I know from HistoryofWar.org that the Colorado was one of the least modified “old” battleships of the war. She was in Puget Sound Naval Shipyard being refit when the war started for the U.S. She returned to the West Coast for repairs on August 3, 1944 due to battle damage suffered at Tinian. So the picture above was taken before August 1944. From the USSColorado.org history pages we know she was continuously on duty from Pearl Harbor until December 1943. But it says this return, “barely gave her crew time to digest their Christmas dinners before she was back in action.” There was no refit in 1943. That leaves only one conclusion, the radar fire control had to be mounted during the pre-war refit in 1942 she was undergoing when the IJN attacked Pearl Harbor.
This coincides with the historical deployment of the Mark 3 Fire Control Radar found on The Pacific War Online Encyclopedia. Specifically this source states,
The U.S. FC or Mark 3 fire control radar was known in British service as the Type 284. It gave no height information, but used lobe switching to achieve high directional accuracy. It was first tested in May 1941 and began to appear on Allied ships during the Guadalcanal campaign. It was FC radar that allowed Washington to straddle Hiei with its first salvo and rapidly render the Japanese battleship hors de combat.
Though this still is not strictly definitive proof, I believe any reasonable person will conclude Colorado class battleships used radar based fire control for nearly the entirety of WWII. This has been a very long way of saying, no, the fire control systems on the Nagato ARE NOT superior to the fire control systems on the fully upgraded Colorado class battleship in World of Warships.
At each point: armor, guns, ammunition and fire control, I have shown the Nagato class battleship was not superior to the Colorado class. The only statistic the Nagato clearly excelled at was her 25 knot speed. But just that four knot advantage would not have given her that much of an advantage at 25 kilometers. In fact, with her optical fire control she couldn’t even maneuver and fire. U.S. battleships fit with radar fire control systems could – and at speed – though this was demonstrated in a North Carolina class battleship in real life. The bottom line is, the Nagato as depicted in World of Warships is completely OP – no ifs, no ands and no buts.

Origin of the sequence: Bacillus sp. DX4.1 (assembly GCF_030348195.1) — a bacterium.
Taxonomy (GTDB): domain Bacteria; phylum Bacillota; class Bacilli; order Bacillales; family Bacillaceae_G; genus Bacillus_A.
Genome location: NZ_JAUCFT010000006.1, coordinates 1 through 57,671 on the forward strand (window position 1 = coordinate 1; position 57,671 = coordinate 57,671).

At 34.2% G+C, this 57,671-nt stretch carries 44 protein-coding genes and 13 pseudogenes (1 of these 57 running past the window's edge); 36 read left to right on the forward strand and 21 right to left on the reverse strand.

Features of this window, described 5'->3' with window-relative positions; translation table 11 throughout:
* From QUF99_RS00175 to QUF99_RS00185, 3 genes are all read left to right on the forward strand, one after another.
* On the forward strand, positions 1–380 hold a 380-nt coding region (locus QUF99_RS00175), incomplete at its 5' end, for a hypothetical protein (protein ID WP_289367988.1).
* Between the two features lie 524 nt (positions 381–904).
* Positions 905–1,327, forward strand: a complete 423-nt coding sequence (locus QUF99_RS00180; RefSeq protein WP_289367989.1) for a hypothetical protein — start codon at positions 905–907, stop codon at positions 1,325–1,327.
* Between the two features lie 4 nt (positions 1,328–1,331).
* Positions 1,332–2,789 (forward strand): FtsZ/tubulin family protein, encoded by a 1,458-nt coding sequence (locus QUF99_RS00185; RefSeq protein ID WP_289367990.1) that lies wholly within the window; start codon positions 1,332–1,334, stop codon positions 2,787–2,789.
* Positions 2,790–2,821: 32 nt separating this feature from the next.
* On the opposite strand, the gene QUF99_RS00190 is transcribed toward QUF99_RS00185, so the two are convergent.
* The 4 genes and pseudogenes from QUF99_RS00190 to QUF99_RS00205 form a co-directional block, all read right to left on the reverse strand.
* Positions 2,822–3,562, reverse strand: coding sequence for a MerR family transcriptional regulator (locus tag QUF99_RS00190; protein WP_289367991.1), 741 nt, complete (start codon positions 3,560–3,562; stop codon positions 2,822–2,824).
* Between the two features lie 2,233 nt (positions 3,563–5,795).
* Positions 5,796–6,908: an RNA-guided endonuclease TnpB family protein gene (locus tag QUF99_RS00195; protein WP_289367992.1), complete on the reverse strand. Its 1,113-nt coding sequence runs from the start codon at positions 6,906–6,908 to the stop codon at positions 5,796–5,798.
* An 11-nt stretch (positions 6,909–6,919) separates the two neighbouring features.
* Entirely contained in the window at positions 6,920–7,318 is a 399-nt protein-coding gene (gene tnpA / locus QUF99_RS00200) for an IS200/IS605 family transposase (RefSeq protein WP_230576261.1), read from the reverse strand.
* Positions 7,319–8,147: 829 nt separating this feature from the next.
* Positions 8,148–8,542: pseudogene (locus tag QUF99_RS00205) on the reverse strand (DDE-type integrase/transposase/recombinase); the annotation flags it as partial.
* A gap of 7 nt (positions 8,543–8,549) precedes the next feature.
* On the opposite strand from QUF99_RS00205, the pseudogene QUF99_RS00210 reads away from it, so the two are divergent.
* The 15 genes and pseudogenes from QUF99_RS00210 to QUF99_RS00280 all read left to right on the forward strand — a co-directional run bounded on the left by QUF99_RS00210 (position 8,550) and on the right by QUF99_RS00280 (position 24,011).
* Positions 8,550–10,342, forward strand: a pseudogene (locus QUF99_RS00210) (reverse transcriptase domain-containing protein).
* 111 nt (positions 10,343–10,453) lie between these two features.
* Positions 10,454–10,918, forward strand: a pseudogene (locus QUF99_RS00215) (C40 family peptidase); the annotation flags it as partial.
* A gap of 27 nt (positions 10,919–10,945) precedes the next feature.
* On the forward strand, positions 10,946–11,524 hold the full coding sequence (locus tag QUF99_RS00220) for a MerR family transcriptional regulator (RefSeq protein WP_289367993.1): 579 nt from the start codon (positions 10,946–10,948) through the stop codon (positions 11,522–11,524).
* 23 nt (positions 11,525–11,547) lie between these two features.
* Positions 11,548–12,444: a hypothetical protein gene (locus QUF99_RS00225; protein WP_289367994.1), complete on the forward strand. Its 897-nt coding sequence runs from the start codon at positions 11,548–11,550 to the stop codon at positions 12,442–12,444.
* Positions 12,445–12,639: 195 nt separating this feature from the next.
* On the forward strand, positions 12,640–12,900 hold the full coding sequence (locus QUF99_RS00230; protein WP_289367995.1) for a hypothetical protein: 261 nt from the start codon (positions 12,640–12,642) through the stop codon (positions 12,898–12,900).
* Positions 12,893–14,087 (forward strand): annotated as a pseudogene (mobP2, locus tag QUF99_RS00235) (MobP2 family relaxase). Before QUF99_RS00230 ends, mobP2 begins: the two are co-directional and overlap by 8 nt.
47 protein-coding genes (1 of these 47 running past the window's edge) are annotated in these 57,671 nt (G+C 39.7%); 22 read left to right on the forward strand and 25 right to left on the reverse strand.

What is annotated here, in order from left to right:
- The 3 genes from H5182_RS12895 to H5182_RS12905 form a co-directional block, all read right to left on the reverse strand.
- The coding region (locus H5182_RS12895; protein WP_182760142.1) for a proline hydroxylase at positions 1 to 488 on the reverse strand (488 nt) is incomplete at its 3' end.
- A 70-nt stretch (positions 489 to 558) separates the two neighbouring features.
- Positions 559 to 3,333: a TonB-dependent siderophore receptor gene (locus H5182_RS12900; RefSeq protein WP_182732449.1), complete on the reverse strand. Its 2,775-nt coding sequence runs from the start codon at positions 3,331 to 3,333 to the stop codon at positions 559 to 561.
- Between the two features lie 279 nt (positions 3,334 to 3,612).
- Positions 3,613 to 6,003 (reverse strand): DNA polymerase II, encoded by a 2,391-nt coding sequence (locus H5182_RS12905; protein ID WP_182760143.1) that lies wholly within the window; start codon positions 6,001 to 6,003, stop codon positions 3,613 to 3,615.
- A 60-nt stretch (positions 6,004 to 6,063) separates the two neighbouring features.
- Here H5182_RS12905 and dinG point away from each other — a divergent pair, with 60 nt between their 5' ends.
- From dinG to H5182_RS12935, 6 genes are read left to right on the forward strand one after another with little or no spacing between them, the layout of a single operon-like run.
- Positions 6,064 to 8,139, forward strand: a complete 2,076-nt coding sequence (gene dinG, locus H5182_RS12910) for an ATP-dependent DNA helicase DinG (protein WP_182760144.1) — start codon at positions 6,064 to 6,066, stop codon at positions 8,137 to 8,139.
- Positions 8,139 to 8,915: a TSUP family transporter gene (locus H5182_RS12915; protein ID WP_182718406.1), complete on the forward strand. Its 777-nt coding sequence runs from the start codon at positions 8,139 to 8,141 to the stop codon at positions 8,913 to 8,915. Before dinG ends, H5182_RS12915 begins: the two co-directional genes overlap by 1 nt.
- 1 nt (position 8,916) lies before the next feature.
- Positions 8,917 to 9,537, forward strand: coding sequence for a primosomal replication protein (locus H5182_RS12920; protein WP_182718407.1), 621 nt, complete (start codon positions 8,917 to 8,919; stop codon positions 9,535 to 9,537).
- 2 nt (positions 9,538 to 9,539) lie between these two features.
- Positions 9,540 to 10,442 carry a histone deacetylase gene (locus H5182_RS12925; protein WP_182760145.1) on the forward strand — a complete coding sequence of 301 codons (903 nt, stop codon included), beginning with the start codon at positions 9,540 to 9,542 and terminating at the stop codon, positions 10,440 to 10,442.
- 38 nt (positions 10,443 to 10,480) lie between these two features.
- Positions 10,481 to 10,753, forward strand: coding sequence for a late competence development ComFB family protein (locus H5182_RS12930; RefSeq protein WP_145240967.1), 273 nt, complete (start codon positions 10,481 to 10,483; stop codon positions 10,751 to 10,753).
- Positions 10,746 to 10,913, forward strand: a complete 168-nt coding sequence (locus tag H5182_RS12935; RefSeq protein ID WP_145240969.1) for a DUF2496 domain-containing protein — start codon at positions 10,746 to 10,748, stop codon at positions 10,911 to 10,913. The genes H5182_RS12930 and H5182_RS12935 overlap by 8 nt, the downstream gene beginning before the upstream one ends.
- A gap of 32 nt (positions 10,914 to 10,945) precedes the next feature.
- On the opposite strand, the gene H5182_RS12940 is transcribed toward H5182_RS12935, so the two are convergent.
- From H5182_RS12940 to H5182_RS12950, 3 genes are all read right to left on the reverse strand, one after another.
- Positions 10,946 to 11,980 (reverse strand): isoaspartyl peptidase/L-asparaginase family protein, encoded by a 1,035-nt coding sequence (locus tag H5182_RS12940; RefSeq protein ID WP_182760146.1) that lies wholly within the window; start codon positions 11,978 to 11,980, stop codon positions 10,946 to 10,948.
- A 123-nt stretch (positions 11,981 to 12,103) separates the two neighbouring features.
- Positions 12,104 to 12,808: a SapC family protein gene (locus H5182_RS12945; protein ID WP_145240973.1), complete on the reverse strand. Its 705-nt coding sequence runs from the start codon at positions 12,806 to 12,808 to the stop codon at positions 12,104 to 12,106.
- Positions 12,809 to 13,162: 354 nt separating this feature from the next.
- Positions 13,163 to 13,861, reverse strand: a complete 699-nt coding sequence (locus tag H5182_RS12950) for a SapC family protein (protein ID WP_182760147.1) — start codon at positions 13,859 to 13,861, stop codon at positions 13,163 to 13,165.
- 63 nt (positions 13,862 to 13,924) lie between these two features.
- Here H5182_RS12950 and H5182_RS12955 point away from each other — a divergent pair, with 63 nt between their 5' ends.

That said, I do believe the Colorado class is accurately reflected in the game for the most part. It’s final hull should get a range boost for the fire control radar it had; to at least bring it to parity with the WoWS Nagato. But that is it. As for the Nagato, they only have to change one thing. They need to drop the hit points 15,000. That would be more in line with the actual armor she had, not the 65,000 hit points currently given. That is just flat-out ridiculous and completely unsupported by the facts of her construction. Do you agree? Let me know in the comments.